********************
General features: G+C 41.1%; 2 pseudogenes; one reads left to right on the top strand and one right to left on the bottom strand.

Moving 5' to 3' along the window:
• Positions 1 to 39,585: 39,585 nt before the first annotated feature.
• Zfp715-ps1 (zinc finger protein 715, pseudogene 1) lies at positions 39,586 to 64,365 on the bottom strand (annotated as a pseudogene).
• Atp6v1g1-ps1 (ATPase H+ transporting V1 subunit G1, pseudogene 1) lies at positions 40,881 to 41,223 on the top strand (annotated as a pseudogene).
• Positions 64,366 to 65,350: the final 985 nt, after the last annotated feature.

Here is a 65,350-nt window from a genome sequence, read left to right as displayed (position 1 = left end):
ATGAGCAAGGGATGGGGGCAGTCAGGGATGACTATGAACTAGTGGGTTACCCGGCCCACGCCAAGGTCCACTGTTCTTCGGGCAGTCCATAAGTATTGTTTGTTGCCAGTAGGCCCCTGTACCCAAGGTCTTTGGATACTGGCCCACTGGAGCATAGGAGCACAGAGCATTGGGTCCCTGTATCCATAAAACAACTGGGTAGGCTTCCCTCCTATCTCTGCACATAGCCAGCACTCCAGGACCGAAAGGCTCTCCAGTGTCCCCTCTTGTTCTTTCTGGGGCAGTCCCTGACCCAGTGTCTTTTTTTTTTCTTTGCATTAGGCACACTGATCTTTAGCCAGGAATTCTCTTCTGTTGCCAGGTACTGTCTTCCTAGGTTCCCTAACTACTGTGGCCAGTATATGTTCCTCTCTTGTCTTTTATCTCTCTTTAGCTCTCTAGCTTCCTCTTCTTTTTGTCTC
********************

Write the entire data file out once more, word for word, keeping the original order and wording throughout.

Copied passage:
General features: G+C 41.1%; 2 pseudogenes; one reads left to right on the top strand and one right to left on the bottom strand.

Moving 5' to 3' along the window:
• Positions 1 to 39,585: 39,585 nt before the first annotated feature.
• Zfp715-ps1 (zinc finger protein 715, pseudogene 1) lies at positions 39,586 to 64,365 on the bottom strand (annotated as a pseudogene).
• Atp6v1g1-ps1 (ATPase H+ transporting V1 subunit G1, pseudogene 1) lies at positions 40,881 to 41,223 on the top strand (annotated as a pseudogene).
• Positions 64,366 to 65,350: the final 985 nt, after the last annotated feature.

Here is a 65,350-nt window from a genome sequence, read left to right as displayed (position 1 = left end):
ATGAGCAAGGGATGGGGGCAGTCAGGGATGACTATGAACTAGTGGGTTACCCGGCCCACGCCAAGGTCCACTGTTCTTCGGGCAGTCCATAAGTATTGTTTGTTGCCAGTAGGCCCCTGTACCCAAGGTCTTTGGATACTGGCCCACTGGAGCATAGGAGCACAGAGCATTGGGTCCCTGTATCCATAAAACAACTGGGTAGGCTTCCCTCCTATCTCTGCACATAGCCAGCACTCCAGGACCGAAAGGCTCTCCAGTGTCCCCTCTTGTTCTTTCTGGGGCAGTCCCTGACCCAGTGTCTTTTTTTTTTCTTTGCATTAGGCACACTGATCTTTAGCCAGGAATTCTCTTCTGTTGCCAGGTACTGTCTTCCTAGGTTCCCTAACTACTGTGGCCAGTATATGTTCCTCTCTTGTCTTTTATCTCTCTTTAGCTCTCTAGCTTCCTCTTCTTTTTGTCTC